Content Security Policy
A few weeks ago I was doing some research into web application security to placate some security concerns a security audit raised. For the most part what I found was the typical advice
- Avoid SQL injection attacks by using parameterized queries
- Use low privilege accounts to run the web server and the database
- Don’t connect to the SQL server with an account with permissions other than db_reader and db_writer(or your database’sequivalent)
- Validate user input
- HTML encode any untrusted string(so pretty much everything)
- Avoid using dynamic SQL
Onerelativelynew development I hadn’t heard of was using a technique called Content Security Policy. To understand the purpose of CSP you first need to know a little bit about what comes down the line to you from the web server and how the browser handles it.
To get this working you’re going to need to add 3 different headers to your site. This is because the various browsers have differing levels of support for CSP.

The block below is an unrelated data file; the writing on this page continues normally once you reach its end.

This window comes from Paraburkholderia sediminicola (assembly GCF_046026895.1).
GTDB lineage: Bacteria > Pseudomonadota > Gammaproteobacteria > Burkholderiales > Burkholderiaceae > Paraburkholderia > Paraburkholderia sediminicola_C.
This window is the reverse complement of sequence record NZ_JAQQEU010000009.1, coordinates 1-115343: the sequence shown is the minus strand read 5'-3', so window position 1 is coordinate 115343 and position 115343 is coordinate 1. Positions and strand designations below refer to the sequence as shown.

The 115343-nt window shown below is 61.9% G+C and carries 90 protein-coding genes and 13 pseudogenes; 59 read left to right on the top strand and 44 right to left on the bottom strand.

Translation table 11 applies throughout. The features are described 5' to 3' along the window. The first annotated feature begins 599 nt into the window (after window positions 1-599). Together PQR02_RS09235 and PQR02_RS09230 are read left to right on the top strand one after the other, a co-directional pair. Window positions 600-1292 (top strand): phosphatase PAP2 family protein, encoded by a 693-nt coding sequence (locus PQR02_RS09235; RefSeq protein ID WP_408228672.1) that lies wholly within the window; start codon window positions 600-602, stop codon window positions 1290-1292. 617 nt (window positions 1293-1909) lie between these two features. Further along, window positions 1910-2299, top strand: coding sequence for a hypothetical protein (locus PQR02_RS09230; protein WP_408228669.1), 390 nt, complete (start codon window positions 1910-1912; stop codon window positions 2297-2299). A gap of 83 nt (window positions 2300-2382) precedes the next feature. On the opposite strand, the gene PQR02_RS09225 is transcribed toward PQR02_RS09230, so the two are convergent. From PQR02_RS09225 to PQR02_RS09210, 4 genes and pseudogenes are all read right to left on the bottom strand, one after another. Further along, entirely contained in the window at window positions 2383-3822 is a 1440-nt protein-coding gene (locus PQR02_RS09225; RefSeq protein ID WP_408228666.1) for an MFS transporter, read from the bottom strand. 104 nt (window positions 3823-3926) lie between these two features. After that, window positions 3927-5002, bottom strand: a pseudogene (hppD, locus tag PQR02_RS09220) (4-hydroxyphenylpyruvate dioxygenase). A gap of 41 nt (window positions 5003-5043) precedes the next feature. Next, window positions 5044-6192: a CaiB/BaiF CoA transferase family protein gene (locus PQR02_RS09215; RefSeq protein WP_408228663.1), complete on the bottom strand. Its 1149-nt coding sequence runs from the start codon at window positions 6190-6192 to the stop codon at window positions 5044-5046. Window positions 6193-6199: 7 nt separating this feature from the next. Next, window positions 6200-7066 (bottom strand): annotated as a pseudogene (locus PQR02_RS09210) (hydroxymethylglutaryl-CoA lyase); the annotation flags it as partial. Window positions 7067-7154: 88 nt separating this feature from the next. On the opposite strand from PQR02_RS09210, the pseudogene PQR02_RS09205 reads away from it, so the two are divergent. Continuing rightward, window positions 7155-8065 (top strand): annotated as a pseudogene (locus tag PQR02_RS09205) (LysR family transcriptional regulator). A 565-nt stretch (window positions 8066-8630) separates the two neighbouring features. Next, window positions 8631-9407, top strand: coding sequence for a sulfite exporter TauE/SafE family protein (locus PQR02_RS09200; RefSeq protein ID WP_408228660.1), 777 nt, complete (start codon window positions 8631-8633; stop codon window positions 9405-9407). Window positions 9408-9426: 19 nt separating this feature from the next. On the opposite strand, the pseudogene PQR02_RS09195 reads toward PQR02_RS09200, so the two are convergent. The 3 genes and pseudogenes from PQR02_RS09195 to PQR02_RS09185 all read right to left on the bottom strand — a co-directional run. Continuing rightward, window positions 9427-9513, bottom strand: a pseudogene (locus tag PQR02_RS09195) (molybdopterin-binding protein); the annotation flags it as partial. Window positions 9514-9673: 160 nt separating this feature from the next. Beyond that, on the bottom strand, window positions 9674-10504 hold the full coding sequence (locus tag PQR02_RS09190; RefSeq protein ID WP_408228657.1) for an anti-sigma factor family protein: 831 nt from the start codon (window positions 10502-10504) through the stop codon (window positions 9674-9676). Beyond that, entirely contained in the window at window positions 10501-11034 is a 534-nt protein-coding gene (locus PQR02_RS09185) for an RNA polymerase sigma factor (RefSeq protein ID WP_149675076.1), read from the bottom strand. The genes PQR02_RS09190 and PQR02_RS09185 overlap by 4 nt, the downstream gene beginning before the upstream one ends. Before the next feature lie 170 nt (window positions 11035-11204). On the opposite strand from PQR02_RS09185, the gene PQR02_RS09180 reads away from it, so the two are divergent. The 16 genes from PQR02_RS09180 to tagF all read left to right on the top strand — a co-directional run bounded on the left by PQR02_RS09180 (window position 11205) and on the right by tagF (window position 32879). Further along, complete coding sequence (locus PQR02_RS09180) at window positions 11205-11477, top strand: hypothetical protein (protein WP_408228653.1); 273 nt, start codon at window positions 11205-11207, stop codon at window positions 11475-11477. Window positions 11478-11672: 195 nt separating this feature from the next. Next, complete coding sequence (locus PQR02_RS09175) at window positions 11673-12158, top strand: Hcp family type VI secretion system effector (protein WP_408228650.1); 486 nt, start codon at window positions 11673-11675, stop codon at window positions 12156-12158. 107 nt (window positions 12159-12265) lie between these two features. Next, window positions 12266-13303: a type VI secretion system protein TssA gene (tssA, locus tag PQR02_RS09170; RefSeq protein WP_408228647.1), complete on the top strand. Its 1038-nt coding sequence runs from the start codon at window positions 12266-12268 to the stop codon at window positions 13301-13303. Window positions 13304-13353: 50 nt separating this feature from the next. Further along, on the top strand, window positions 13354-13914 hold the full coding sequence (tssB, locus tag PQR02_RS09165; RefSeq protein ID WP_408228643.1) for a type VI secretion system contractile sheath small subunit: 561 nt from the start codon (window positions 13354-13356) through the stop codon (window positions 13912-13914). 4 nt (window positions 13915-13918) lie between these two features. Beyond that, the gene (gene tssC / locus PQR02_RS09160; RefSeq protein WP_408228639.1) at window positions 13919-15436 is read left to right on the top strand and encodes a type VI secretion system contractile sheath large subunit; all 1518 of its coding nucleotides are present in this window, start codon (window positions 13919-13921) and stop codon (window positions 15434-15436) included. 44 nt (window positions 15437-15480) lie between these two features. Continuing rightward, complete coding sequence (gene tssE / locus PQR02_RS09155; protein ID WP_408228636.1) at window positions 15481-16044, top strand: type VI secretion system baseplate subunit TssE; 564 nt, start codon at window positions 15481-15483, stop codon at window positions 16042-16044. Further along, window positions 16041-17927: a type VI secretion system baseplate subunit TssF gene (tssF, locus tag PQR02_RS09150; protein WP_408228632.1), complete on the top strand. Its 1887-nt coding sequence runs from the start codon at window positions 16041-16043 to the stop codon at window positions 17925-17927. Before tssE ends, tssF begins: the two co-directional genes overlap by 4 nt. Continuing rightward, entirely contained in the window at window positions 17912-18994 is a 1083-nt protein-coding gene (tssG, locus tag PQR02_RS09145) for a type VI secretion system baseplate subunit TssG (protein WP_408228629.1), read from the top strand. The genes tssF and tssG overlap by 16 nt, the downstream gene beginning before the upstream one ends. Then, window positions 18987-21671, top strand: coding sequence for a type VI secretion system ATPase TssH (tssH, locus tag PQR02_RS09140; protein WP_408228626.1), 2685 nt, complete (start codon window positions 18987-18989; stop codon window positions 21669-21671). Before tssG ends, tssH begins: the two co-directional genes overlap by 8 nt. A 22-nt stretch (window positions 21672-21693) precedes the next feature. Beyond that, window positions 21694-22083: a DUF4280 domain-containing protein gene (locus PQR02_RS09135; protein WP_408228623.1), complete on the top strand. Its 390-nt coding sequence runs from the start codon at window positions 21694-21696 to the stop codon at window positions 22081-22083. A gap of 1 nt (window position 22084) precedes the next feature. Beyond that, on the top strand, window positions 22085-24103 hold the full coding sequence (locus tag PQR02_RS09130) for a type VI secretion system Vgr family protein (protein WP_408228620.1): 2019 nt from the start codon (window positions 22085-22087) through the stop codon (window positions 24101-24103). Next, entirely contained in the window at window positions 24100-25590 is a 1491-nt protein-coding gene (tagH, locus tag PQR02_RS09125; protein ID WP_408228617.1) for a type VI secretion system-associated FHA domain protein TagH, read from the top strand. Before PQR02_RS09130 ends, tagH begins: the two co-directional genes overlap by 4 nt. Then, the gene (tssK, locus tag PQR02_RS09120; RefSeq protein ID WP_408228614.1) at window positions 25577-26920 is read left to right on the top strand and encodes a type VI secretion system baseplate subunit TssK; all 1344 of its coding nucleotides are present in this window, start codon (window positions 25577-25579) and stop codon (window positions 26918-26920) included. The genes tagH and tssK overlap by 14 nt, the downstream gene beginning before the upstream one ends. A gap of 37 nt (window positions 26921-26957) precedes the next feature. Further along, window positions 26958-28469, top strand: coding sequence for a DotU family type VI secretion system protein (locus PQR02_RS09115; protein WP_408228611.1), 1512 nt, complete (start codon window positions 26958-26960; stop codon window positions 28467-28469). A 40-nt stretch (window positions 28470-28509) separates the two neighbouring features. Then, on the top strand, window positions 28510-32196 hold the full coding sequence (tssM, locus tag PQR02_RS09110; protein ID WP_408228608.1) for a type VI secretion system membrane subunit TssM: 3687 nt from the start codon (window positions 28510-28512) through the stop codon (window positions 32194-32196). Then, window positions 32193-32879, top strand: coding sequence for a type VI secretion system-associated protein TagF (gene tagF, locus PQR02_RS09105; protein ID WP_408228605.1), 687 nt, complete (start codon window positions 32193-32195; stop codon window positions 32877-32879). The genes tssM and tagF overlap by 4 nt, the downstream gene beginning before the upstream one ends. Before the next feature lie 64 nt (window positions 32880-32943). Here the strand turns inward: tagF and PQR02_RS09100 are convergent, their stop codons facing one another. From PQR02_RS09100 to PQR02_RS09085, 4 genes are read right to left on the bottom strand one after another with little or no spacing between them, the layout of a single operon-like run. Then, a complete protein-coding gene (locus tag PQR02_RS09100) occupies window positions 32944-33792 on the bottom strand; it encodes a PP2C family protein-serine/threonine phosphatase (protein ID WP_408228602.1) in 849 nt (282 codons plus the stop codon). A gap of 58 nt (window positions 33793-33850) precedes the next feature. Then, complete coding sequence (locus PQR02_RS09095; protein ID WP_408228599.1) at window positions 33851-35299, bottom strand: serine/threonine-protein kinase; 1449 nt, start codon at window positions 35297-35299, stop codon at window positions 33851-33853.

The first line is the policy as defined by the W3 standard, it is supported only by chrome and even then only by version 25+. The second version works in older WebKit based browsers. The third is supported by FireFox and IE10+. The support for CSP across browsers is not fantastic. At the time of writing there is support for about 55% of users.
There are quite a few rules you can use in the CSP. The rules above require that all your scripts come from your domain. If you make use of a CDN then you can add it to the end of the rules
You can also set the default so that all resources (scripts, style, images, flash, frames, fonts) are restricted to your server.